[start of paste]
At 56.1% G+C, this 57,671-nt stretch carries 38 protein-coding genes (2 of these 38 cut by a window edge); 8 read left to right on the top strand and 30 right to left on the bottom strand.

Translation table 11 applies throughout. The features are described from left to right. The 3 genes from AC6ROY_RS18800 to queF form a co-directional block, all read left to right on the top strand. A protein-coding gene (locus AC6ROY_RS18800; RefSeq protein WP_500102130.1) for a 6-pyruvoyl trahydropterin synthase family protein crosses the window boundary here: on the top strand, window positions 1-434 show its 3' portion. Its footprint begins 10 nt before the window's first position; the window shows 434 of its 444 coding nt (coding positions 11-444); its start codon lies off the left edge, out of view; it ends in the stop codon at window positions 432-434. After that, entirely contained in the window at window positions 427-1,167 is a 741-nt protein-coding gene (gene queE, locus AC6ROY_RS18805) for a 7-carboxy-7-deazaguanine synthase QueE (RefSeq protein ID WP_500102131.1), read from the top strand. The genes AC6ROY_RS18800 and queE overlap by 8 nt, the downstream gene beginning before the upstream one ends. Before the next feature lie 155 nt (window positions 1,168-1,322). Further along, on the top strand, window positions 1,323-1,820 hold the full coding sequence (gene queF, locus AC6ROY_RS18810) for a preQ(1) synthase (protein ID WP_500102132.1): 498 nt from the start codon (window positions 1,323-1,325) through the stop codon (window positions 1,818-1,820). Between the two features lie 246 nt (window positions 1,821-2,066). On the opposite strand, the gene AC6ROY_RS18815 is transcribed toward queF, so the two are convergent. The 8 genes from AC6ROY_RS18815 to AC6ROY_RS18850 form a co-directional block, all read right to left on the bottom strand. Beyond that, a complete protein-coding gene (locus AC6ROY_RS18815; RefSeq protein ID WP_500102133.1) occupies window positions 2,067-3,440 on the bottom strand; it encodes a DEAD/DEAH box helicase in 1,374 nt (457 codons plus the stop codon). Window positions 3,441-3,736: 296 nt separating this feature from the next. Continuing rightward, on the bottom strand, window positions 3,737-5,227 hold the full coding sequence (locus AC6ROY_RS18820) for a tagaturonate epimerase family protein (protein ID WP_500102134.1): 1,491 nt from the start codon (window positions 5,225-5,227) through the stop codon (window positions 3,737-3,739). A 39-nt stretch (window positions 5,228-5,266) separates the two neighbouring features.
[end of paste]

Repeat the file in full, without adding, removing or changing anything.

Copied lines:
At 56.1% G+C, this 57,671-nt stretch carries 38 protein-coding genes (2 of these 38 cut by a window edge); 8 read left to right on the top strand and 30 right to left on the bottom strand.

Translation table 11 applies throughout. The features are described from left to right. The 3 genes from AC6ROY_RS18800 to queF form a co-directional block, all read left to right on the top strand. A protein-coding gene (locus AC6ROY_RS18800; RefSeq protein WP_500102130.1) for a 6-pyruvoyl trahydropterin synthase family protein crosses the window boundary here: on the top strand, window positions 1-434 show its 3' portion. Its footprint begins 10 nt before the window's first position; the window shows 434 of its 444 coding nt (coding positions 11-444); its start codon lies off the left edge, out of view; it ends in the stop codon at window positions 432-434. After that, entirely contained in the window at window positions 427-1,167 is a 741-nt protein-coding gene (gene queE, locus AC6ROY_RS18805) for a 7-carboxy-7-deazaguanine synthase QueE (RefSeq protein ID WP_500102131.1), read from the top strand. The genes AC6ROY_RS18800 and queE overlap by 8 nt, the downstream gene beginning before the upstream one ends. Before the next feature lie 155 nt (window positions 1,168-1,322). Further along, on the top strand, window positions 1,323-1,820 hold the full coding sequence (gene queF, locus AC6ROY_RS18810) for a preQ(1) synthase (protein ID WP_500102132.1): 498 nt from the start codon (window positions 1,323-1,325) through the stop codon (window positions 1,818-1,820). Between the two features lie 246 nt (window positions 1,821-2,066). On the opposite strand, the gene AC6ROY_RS18815 is transcribed toward queF, so the two are convergent. The 8 genes from AC6ROY_RS18815 to AC6ROY_RS18850 form a co-directional block, all read right to left on the bottom strand. Beyond that, a complete protein-coding gene (locus AC6ROY_RS18815; RefSeq protein ID WP_500102133.1) occupies window positions 2,067-3,440 on the bottom strand; it encodes a DEAD/DEAH box helicase in 1,374 nt (457 codons plus the stop codon). Window positions 3,441-3,736: 296 nt separating this feature from the next. Continuing rightward, on the bottom strand, window positions 3,737-5,227 hold the full coding sequence (locus AC6ROY_RS18820) for a tagaturonate epimerase family protein (protein ID WP_500102134.1): 1,491 nt from the start codon (window positions 5,225-5,227) through the stop codon (window positions 3,737-3,739). A 39-nt stretch (window positions 5,228-5,266) separates the two neighbouring features.